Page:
No, (insert name) Is Not An eDiscovery Expert

Ralph Keeney and Detlof von Winterfeldt published a paper on analyzing experts and their judgment within complex subject matter. One of the key takeaways from their findings is expert assessments complement the method/analysis. They explain that true experts may rely on implicit judgment initially, but can use explicit judgment to further “break an implicit thought process into smaller parts and apply logic.” Therefore, “the potential value added to an analysis of a complex problem by explicit expert assessment should be substantial” (Keeney and Winterfeldt 1989).

Among this vast spectrum of players, there are some true experts in the eDiscovery field. These folks are focused on proper collaboration with the client, drafting a defensible path to managing the discovery, and aligning themselves with the ABA rules of conduct to “zealously protect and pursue a client’s legitimate interests.” These are the folks that understand not only the tools of the trade from a technological perspective, but also the strategy involved from a quasi-legal perceptive aimed at uncovering the truth. These are the folks that ask to review the material first, even if the initial directive is to “process and load to review,” because sometimes there may be other ways to help. Yes, the “truth is out there,” but sometimes it isn’t found in a nicely structured statement of work, documenting the same old waterfall processes attached to GB counts and per page fees.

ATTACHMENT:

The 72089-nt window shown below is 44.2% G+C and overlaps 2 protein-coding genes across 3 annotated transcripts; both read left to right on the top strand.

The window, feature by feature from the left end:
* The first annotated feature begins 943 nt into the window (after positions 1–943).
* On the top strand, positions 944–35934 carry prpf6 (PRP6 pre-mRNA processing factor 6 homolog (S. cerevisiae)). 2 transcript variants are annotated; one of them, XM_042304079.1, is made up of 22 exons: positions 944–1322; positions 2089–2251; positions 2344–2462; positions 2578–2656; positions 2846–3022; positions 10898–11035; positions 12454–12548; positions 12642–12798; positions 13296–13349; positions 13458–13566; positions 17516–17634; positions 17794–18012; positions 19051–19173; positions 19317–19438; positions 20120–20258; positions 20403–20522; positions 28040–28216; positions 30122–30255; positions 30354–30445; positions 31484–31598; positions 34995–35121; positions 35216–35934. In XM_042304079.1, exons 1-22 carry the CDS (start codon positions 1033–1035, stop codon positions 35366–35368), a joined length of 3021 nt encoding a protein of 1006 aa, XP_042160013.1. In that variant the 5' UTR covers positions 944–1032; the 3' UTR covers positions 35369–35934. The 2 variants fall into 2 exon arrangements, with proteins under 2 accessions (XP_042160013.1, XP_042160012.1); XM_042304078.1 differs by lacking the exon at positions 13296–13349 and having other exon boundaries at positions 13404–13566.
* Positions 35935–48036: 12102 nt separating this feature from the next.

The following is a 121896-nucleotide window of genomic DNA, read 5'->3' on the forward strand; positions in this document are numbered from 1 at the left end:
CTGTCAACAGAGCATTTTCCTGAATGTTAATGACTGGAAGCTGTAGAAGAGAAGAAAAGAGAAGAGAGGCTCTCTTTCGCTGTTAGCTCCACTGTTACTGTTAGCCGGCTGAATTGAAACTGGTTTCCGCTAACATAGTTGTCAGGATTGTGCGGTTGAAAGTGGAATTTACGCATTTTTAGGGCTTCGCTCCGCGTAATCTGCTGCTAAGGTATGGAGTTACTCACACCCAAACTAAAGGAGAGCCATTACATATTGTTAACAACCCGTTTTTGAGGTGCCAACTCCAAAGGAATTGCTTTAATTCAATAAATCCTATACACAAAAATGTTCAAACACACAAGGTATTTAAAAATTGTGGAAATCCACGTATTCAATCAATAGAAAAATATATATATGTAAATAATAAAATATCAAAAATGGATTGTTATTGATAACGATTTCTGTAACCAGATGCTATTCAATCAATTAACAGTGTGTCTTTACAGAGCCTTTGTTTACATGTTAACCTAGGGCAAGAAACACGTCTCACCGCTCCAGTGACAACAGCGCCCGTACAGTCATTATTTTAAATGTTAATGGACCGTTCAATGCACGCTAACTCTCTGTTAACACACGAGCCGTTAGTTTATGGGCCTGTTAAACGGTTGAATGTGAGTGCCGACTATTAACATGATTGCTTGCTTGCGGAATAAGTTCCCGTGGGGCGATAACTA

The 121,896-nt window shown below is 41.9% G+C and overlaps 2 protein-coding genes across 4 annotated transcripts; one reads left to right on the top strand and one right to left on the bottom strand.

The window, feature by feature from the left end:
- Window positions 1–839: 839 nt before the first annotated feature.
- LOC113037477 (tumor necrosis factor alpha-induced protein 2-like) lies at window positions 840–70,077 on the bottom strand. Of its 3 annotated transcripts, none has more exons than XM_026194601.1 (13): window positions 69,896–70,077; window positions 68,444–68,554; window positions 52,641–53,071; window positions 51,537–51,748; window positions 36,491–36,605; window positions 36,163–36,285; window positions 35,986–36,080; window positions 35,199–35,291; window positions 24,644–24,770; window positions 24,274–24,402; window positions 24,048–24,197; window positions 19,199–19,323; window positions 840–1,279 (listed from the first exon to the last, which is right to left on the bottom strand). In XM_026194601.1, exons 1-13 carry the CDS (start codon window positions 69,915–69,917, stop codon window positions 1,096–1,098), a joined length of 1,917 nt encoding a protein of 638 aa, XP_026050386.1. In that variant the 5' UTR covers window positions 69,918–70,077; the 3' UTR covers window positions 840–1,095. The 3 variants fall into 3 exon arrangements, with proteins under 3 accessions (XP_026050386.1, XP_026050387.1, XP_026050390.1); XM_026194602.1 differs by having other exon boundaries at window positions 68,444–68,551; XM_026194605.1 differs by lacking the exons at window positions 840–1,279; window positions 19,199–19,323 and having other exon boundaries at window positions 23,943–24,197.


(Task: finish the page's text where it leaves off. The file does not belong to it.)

Bottom Line: eDiscovery Strategists provide a true solution based approach that is tailored to the subject matter, and not a canned discovery workflow.

As an example, we were recently were looped into a matter, although late in the game, where a very technical forensic team was hired to image every device under the sun. This was the best course of action based on the litigation; although, as your expert would advise you, this is not always the best path. Forensic imaging is costly and is not always the most efficient way to collect data for every case.

Nonetheless, the client ended up with many different images, and was then presented a very expensive proposal to have all of the imaged data follow the “normal” eDiscovery workflow leading to de-NISTing, deduplication, culling/processing, and then delivering for review. After gathering numerous “good to know” criteria from our client, we set down a path that didn’t include a massive waterfall processing proposal. Instead, we crafted a strategy that boiled down to good old fashion hands-on investigating without wasting many days and thousands of dollars processing data. What we were able to determine within 5 hours of digging led to a small data export, a signed declaration of our findings, and significant savings.

FYI: My mother, a 30 year educator, took an online class for Microsoft Word, but I’m not inclined to have her redline and track changes on the latest ESI Order I drafted. She learned how to use the tool, but still lacks the experience to apply explicit or implicit judgment to the subject matter.